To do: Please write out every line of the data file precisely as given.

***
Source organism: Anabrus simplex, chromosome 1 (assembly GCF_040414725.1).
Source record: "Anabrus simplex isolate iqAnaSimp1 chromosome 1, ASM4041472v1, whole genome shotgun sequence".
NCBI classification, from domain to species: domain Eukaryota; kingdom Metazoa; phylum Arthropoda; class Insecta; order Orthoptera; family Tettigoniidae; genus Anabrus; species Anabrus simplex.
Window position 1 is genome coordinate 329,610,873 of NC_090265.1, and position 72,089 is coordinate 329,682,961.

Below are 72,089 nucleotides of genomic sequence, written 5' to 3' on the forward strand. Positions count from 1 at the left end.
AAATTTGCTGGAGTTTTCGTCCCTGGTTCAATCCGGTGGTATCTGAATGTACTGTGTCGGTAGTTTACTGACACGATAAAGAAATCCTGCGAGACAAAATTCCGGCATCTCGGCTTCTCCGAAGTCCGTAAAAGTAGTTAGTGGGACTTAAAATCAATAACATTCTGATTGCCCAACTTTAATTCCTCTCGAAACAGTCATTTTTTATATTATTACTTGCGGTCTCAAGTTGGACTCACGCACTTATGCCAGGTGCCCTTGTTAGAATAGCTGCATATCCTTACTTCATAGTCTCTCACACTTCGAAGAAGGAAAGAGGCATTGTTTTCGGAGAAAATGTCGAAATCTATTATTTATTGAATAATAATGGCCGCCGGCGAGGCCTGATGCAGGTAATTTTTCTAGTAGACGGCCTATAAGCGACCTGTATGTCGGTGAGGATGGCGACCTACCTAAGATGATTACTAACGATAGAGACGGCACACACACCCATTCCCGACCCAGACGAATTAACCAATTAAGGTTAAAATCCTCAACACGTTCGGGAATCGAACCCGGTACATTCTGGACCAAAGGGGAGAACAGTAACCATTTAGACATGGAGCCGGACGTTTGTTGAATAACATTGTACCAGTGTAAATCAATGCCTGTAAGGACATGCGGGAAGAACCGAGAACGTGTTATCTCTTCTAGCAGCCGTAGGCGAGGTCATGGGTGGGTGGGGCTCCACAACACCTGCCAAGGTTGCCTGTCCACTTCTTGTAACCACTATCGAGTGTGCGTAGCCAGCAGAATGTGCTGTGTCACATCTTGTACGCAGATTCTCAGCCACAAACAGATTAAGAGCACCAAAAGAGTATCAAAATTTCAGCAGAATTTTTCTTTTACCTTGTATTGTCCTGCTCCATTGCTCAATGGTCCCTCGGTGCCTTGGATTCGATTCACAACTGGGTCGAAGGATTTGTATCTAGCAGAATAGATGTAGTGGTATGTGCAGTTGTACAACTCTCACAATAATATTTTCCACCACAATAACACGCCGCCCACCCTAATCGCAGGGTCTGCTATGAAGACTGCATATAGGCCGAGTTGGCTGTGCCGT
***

Source organism: Anabrus simplex, chromosome 1 (assembly GCF_040414725.1).
Source record: "Anabrus simplex isolate iqAnaSimp1 chromosome 1, ASM4041472v1, whole genome shotgun sequence".
NCBI classification, from domain to species: domain Eukaryota; kingdom Metazoa; phylum Arthropoda; class Insecta; order Orthoptera; family Tettigoniidae; genus Anabrus; species Anabrus simplex.
Window position 1 is genome coordinate 329,610,873 of NC_090265.1, and position 72,089 is coordinate 329,682,961.

Below are 72,089 nucleotides of genomic sequence, written 5' to 3' on the forward strand. Positions count from 1 at the left end.
AAATTTGCTGGAGTTTTCGTCCCTGGTTCAATCCGGTGGTATCTGAATGTACTGTGTCGGTAGTTTACTGACACGATAAAGAAATCCTGCGAGACAAAATTCCGGCATCTCGGCTTCTCCGAAGTCCGTAAAAGTAGTTAGTGGGACTTAAAATCAATAACATTCTGATTGCCCAACTTTAATTCCTCTCGAAACAGTCATTTTTTATATTATTACTTGCGGTCTCAAGTTGGACTCACGCACTTATGCCAGGTGCCCTTGTTAGAATAGCTGCATATCCTTACTTCATAGTCTCTCACACTTCGAAGAAGGAAAGAGGCATTGTTTTCGGAGAAAATGTCGAAATCTATTATTTATTGAATAATAATGGCCGCCGGCGAGGCCTGATGCAGGTAATTTTTCTAGTAGACGGCCTATAAGCGACCTGTATGTCGGTGAGGATGGCGACCTACCTAAGATGATTACTAACGATAGAGACGGCACACACACCCATTCCCGACCCAGACGAATTAACCAATTAAGGTTAAAATCCTCAACACGTTCGGGAATCGAACCCGGTACATTCTGGACCAAAGGGGAGAACAGTAACCATTTAGACATGGAGCCGGACGTTTGTTGAATAACATTGTACCAGTGTAAATCAATGCCTGTAAGGACATGCGGGAAGAACCGAGAACGTGTTATCTCTTCTAGCAGCCGTAGGCGAGGTCATGGGTGGGTGGGGCTCCACAACACCTGCCAAGGTTGCCTGTCCACTTCTTGTAACCACTATCGAGTGTGCGTAGCCAGCAGAATGTGCTGTGTCACATCTTGTACGCAGATTCTCAGCCACAAACAGATTAAGAGCACCAAAAGAGTATCAAAATTTCAGCAGAATTTTTCTTTTACCTTGTATTGTCCTGCTCCATTGCTCAATGGTCCCTCGGTGCCTTGGATTCGATTCACAACTGGGTCGAAGGATTTGTATCTAGCAGAATAGATGTAGTGGTATGTGCAGTTGTACAACTCTCACAATAATATTTTCCACCACAATAACACGCCGCCCACCCTAATCGCAGGGTCTGCTATGAAGACTGCATATAGGCCGAGTTGGCTGTGCCGT